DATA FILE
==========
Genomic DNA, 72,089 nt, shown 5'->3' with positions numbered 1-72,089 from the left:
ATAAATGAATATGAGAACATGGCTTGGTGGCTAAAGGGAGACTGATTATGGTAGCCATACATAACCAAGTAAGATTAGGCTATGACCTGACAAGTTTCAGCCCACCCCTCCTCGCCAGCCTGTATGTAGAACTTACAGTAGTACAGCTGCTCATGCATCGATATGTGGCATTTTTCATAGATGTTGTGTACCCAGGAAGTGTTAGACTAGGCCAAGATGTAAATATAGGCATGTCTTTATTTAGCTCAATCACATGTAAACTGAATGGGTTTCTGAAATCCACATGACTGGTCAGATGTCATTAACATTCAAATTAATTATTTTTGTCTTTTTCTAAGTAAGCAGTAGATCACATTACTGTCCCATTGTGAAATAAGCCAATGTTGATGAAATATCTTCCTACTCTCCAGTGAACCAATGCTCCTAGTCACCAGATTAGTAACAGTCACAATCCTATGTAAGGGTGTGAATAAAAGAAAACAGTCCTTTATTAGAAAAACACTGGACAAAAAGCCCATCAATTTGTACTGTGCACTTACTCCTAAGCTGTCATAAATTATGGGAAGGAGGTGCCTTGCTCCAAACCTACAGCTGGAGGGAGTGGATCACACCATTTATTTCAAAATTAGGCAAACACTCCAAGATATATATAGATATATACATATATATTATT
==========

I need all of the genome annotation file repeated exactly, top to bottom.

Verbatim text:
Genomic DNA, 72,089 nt, shown 5'->3' with positions numbered 1-72,089 from the left:
ATAAATGAATATGAGAACATGGCTTGGTGGCTAAAGGGAGACTGATTATGGTAGCCATACATAACCAAGTAAGATTAGGCTATGACCTGACAAGTTTCAGCCCACCCCTCCTCGCCAGCCTGTATGTAGAACTTACAGTAGTACAGCTGCTCATGCATCGATATGTGGCATTTTTCATAGATGTTGTGTACCCAGGAAGTGTTAGACTAGGCCAAGATGTAAATATAGGCATGTCTTTATTTAGCTCAATCACATGTAAACTGAATGGGTTTCTGAAATCCACATGACTGGTCAGATGTCATTAACATTCAAATTAATTATTTTTGTCTTTTTCTAAGTAAGCAGTAGATCACATTACTGTCCCATTGTGAAATAAGCCAATGTTGATGAAATATCTTCCTACTCTCCAGTGAACCAATGCTCCTAGTCACCAGATTAGTAACAGTCACAATCCTATGTAAGGGTGTGAATAAAAGAAAACAGTCCTTTATTAGAAAAACACTGGACAAAAAGCCCATCAATTTGTACTGTGCACTTACTCCTAAGCTGTCATAAATTATGGGAAGGAGGTGCCTTGCTCCAAACCTACAGCTGGAGGGAGTGGATCACACCATTTATTTCAAAATTAGGCAAACACTCCAAGATATATATAGATATATACATATATATTATT